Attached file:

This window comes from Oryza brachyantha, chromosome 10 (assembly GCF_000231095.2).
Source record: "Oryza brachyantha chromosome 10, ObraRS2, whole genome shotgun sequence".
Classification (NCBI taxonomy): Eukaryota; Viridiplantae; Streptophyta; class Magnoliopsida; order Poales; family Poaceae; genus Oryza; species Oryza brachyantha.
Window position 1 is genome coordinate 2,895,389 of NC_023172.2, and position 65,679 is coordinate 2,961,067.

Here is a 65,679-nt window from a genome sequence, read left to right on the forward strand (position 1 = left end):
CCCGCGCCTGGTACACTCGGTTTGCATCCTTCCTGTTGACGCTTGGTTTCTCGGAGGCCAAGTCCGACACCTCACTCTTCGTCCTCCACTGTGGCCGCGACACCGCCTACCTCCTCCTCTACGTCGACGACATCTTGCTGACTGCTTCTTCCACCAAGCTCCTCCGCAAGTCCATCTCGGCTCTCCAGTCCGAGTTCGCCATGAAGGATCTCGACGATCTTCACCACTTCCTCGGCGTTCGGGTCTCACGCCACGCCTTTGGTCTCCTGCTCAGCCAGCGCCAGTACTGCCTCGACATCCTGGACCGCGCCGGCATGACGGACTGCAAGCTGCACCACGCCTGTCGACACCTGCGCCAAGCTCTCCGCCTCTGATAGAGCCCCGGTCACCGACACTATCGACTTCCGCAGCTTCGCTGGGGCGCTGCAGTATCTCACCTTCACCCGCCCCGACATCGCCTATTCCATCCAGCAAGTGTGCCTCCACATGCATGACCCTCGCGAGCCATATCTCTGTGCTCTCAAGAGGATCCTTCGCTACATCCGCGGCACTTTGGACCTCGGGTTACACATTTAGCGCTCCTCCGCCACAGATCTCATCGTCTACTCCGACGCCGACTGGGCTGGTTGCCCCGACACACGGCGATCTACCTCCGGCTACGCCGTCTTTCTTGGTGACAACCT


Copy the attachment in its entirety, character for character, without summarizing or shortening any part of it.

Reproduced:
This window comes from Oryza brachyantha, chromosome 10 (assembly GCF_000231095.2).
Source record: "Oryza brachyantha chromosome 10, ObraRS2, whole genome shotgun sequence".
Classification (NCBI taxonomy): Eukaryota; Viridiplantae; Streptophyta; class Magnoliopsida; order Poales; family Poaceae; genus Oryza; species Oryza brachyantha.
Window position 1 is genome coordinate 2,895,389 of NC_023172.2, and position 65,679 is coordinate 2,961,067.

Here is a 65,679-nt window from a genome sequence, read left to right on the forward strand (position 1 = left end):
CCCGCGCCTGGTACACTCGGTTTGCATCCTTCCTGTTGACGCTTGGTTTCTCGGAGGCCAAGTCCGACACCTCACTCTTCGTCCTCCACTGTGGCCGCGACACCGCCTACCTCCTCCTCTACGTCGACGACATCTTGCTGACTGCTTCTTCCACCAAGCTCCTCCGCAAGTCCATCTCGGCTCTCCAGTCCGAGTTCGCCATGAAGGATCTCGACGATCTTCACCACTTCCTCGGCGTTCGGGTCTCACGCCACGCCTTTGGTCTCCTGCTCAGCCAGCGCCAGTACTGCCTCGACATCCTGGACCGCGCCGGCATGACGGACTGCAAGCTGCACCACGCCTGTCGACACCTGCGCCAAGCTCTCCGCCTCTGATAGAGCCCCGGTCACCGACACTATCGACTTCCGCAGCTTCGCTGGGGCGCTGCAGTATCTCACCTTCACCCGCCCCGACATCGCCTATTCCATCCAGCAAGTGTGCCTCCACATGCATGACCCTCGCGAGCCATATCTCTGTGCTCTCAAGAGGATCCTTCGCTACATCCGCGGCACTTTGGACCTCGGGTTACACATTTAGCGCTCCTCCGCCACAGATCTCATCGTCTACTCCGACGCCGACTGGGCTGGTTGCCCCGACACACGGCGATCTACCTCCGGCTACGCCGTCTTTCTTGGTGACAACCT